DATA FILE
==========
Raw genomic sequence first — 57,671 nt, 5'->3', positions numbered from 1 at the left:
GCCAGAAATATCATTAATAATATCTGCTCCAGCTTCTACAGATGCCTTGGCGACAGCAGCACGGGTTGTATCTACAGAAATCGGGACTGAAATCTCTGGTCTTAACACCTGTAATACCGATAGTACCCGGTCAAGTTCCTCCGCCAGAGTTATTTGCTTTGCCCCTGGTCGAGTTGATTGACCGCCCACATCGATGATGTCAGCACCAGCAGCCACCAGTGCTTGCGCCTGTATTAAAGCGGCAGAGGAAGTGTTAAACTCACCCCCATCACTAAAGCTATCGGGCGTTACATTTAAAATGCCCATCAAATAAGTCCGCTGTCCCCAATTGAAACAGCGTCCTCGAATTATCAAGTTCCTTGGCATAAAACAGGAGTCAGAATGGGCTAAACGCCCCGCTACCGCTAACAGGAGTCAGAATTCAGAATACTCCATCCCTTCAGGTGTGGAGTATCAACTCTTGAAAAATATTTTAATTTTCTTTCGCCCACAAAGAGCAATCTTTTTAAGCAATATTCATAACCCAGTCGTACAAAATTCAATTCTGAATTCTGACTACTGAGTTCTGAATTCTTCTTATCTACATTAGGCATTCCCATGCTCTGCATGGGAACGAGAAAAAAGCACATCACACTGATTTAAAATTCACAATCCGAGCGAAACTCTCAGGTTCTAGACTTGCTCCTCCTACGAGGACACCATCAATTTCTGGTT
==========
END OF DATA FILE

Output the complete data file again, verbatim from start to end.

Raw genomic sequence first — 57,671 nt, 5'->3', positions numbered from 1 at the left:
GCCAGAAATATCATTAATAATATCTGCTCCAGCTTCTACAGATGCCTTGGCGACAGCAGCACGGGTTGTATCTACAGAAATCGGGACTGAAATCTCTGGTCTTAACACCTGTAATACCGATAGTACCCGGTCAAGTTCCTCCGCCAGAGTTATTTGCTTTGCCCCTGGTCGAGTTGATTGACCGCCCACATCGATGATGTCAGCACCAGCAGCCACCAGTGCTTGCGCCTGTATTAAAGCGGCAGAGGAAGTGTTAAACTCACCCCCATCACTAAAGCTATCGGGCGTTACATTTAAAATGCCCATCAAATAAGTCCGCTGTCCCCAATTGAAACAGCGTCCTCGAATTATCAAGTTCCTTGGCATAAAACAGGAGTCAGAATGGGCTAAACGCCCCGCTACCGCTAACAGGAGTCAGAATTCAGAATACTCCATCCCTTCAGGTGTGGAGTATCAACTCTTGAAAAATATTTTAATTTTCTTTCGCCCACAAAGAGCAATCTTTTTAAGCAATATTCATAACCCAGTCGTACAAAATTCAATTCTGAATTCTGACTACTGAGTTCTGAATTCTTCTTATCTACATTAGGCATTCCCATGCTCTGCATGGGAACGAGAAAAAAGCACATCACACTGATTTAAAATTCACAATCCGAGCGAAACTCTCAGGTTCTAGACTTGCTCCTCCTACGAGGACACCATCAATTTCTGGTT